I had heard about the Paper Museum. It had even been recommended to me as someplace to take G, but I thought, “A paper museum? How exciting can that really be?” It wasn’t until one of the moms at G’s music class recommended it as someplace her two sons loved to go that I decided to head there with G. And am I glad that I did because G loves it!
The first thing she loved was the water wheel outside the mill. The first time we went, she had me do an entire photo shoot; however, very few of the pictures turned out in focus. (Hashtag amateur photographer problems.) So when we went back with Andy the next month, she was super psyched to show him the water wheel.
Once you get inside, the museum has four floors and each floor discusses part of the paper making process and has an activity for you to do (which makes it great for kids).
The first thing you get to do is make paper. This is potentially messy and I recommend having on short sleeves for this part. The first time we went, I had on a hoodie and pulled my sleeves up, but still ended up with paper pulp all over the place.
Mixing the paper pulp into the water.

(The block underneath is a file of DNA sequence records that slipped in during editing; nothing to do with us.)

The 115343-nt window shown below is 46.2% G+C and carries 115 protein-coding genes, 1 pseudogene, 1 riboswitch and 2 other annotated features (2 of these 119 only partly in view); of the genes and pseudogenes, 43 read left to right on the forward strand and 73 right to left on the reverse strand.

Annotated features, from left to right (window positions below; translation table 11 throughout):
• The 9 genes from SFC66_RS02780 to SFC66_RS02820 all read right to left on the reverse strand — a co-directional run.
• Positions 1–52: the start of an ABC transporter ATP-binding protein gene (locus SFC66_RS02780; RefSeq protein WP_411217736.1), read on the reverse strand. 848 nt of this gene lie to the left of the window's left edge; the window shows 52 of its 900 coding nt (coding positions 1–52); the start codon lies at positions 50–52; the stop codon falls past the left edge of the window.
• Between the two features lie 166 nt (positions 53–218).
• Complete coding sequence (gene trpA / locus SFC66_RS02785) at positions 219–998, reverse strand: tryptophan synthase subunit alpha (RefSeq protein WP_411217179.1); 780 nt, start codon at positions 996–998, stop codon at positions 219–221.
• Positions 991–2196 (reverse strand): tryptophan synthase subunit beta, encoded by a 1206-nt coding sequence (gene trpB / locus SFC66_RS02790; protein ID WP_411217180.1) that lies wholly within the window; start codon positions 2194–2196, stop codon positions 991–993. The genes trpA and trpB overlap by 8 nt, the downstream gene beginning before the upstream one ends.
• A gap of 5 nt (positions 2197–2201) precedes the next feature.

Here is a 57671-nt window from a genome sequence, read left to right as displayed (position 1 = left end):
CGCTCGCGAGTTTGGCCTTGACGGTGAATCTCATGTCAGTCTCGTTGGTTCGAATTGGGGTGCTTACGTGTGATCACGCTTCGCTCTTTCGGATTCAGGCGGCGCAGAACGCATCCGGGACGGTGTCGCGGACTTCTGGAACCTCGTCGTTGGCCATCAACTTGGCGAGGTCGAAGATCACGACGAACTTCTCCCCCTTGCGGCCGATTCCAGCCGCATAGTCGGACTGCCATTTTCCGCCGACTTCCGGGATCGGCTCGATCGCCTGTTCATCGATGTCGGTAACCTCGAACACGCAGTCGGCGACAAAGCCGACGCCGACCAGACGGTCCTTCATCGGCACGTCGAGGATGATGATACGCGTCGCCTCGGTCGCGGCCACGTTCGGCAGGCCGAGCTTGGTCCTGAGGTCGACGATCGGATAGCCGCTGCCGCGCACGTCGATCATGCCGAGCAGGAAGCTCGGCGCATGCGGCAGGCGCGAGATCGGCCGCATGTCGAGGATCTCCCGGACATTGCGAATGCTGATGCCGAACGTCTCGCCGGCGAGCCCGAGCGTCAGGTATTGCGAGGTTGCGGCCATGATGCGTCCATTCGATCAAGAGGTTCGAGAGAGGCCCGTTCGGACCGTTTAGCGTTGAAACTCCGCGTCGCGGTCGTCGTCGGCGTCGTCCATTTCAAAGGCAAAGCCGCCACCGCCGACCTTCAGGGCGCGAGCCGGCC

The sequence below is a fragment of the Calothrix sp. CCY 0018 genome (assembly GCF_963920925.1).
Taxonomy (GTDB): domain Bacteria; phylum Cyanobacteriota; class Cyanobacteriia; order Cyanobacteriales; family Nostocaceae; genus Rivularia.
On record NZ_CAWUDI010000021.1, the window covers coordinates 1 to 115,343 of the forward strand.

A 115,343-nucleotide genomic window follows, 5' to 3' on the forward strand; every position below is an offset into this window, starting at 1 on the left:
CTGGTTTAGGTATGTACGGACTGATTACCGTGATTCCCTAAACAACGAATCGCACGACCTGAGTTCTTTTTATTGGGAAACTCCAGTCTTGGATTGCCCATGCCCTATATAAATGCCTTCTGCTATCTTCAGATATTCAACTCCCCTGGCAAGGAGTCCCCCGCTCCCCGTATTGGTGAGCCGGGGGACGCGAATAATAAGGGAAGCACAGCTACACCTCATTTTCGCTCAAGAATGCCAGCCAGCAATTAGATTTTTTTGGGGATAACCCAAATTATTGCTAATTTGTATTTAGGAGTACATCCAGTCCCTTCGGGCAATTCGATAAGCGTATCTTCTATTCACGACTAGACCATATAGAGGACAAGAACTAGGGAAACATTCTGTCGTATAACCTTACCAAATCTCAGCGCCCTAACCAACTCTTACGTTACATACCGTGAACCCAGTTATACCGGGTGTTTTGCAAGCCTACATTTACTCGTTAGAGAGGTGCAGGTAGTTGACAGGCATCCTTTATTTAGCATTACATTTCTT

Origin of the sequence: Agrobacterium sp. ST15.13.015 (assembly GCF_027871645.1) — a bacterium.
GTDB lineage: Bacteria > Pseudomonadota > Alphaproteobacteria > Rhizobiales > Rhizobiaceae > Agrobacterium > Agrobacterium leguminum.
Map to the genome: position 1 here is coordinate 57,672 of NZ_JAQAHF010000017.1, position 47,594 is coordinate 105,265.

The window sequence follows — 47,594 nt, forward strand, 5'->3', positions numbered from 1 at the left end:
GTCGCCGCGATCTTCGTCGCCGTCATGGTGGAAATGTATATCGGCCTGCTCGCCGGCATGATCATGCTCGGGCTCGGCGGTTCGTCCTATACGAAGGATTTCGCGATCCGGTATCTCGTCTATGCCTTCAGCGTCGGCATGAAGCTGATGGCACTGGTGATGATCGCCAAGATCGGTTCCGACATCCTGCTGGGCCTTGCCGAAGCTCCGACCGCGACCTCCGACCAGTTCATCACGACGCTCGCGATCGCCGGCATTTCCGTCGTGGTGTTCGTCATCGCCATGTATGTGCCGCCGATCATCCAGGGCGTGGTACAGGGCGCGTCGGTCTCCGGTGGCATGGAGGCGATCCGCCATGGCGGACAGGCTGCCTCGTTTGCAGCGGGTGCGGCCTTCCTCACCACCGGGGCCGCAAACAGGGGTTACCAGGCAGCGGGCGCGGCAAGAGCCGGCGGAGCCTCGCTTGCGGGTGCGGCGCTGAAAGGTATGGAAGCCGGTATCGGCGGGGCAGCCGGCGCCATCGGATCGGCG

Draining off the water.
Once the excess water is drained off, you flip the paper onto a piece of felt.
On the next floor, you can learn about the development of the written language. There are a lot of interactive displays. With an older child, this is probably an excellent learning opportunity. G mostly saw them as things to play with.
Moving up another level, you can learn about the development of the printing press.
On the top floor, you can learn about book binding.
They do bind new books at the museum as well. The first time G and I went, there was a man binding books to be sold at a release party later that month. Very cool.
The top floor activity is probably my favorite: marbling paper.
You can choose your own color scheme and swirl the colors into your desired design.
Then you take the paper off, use a squeegee to remove the excess liquid, and one of the museum staff rinses the paper and uses a dryer to dry the paper (just like on the first floor).
Some of the results of this activity are absolutely gorgeous. We’ve even framed one of G’s sheets and will be hanging it in her room after we rearrange to accommodate her new bed.
Admission to the museum seems a little pricey for adults, but G’s admission is free. We also plan on getting an annual museum pass this year and admission to the Paper Museum will be included! Considering how many hands-on activities you get to do, and that you get to bring home paper you made, pressed, and marbled yourself, the cost seems much more reasonable.